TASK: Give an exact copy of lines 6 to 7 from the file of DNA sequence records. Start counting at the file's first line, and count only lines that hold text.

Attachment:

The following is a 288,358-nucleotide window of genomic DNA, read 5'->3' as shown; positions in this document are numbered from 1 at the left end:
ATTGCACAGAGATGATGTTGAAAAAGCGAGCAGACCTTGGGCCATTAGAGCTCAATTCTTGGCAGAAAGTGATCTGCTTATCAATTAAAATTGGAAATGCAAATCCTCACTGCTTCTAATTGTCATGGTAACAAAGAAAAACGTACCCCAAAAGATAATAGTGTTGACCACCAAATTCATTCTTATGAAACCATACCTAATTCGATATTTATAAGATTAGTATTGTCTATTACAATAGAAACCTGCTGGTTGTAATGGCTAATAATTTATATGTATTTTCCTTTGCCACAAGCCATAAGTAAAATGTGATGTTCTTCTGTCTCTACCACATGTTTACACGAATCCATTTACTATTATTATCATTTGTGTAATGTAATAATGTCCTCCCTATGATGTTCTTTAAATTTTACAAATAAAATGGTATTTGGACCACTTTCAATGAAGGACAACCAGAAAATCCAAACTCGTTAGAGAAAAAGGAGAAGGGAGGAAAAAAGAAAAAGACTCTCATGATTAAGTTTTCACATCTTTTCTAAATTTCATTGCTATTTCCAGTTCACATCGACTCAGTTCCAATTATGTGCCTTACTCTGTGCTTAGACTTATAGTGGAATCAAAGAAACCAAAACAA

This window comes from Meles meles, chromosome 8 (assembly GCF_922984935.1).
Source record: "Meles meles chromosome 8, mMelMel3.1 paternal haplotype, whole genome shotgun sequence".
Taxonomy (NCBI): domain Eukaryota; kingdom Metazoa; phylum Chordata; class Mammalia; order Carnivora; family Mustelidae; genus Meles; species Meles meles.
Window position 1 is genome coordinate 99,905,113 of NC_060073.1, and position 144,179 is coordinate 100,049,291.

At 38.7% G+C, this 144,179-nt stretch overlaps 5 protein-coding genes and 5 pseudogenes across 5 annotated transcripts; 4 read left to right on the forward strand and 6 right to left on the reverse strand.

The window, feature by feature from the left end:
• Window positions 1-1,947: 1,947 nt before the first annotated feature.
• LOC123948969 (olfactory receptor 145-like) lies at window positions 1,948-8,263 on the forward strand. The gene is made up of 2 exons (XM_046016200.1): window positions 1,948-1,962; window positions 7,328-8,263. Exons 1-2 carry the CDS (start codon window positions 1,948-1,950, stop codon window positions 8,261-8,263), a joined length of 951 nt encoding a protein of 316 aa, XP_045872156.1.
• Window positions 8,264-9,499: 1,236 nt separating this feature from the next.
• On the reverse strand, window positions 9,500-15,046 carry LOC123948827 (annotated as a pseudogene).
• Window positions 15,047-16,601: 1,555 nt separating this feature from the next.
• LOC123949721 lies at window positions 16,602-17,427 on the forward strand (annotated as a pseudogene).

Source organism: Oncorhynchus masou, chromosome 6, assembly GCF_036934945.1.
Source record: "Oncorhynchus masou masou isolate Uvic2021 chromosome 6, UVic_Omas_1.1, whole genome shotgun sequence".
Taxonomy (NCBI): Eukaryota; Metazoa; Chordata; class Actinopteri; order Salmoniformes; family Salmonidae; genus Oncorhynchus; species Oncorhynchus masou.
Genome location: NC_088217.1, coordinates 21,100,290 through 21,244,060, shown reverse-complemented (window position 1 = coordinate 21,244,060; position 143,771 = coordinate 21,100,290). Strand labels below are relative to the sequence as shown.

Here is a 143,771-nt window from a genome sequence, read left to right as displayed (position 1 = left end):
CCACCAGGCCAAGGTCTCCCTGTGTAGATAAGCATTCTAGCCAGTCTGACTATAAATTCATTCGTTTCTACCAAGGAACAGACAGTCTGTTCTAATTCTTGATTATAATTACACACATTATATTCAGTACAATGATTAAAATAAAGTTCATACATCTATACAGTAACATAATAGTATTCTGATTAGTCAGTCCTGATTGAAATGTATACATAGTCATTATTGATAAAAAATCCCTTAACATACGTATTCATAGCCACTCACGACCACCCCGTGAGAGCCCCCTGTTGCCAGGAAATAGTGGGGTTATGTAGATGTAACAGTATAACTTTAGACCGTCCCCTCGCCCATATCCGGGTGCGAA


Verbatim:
Window position 1 is genome coordinate 99,905,113 of NC_060073.1, and position 144,179 is coordinate 100,049,291.

At 38.7% G+C, this 144,179-nt stretch overlaps 5 protein-coding genes and 5 pseudogenes across 5 annotated transcripts; 4 read left to right on the forward strand and 6 right to left on the reverse strand.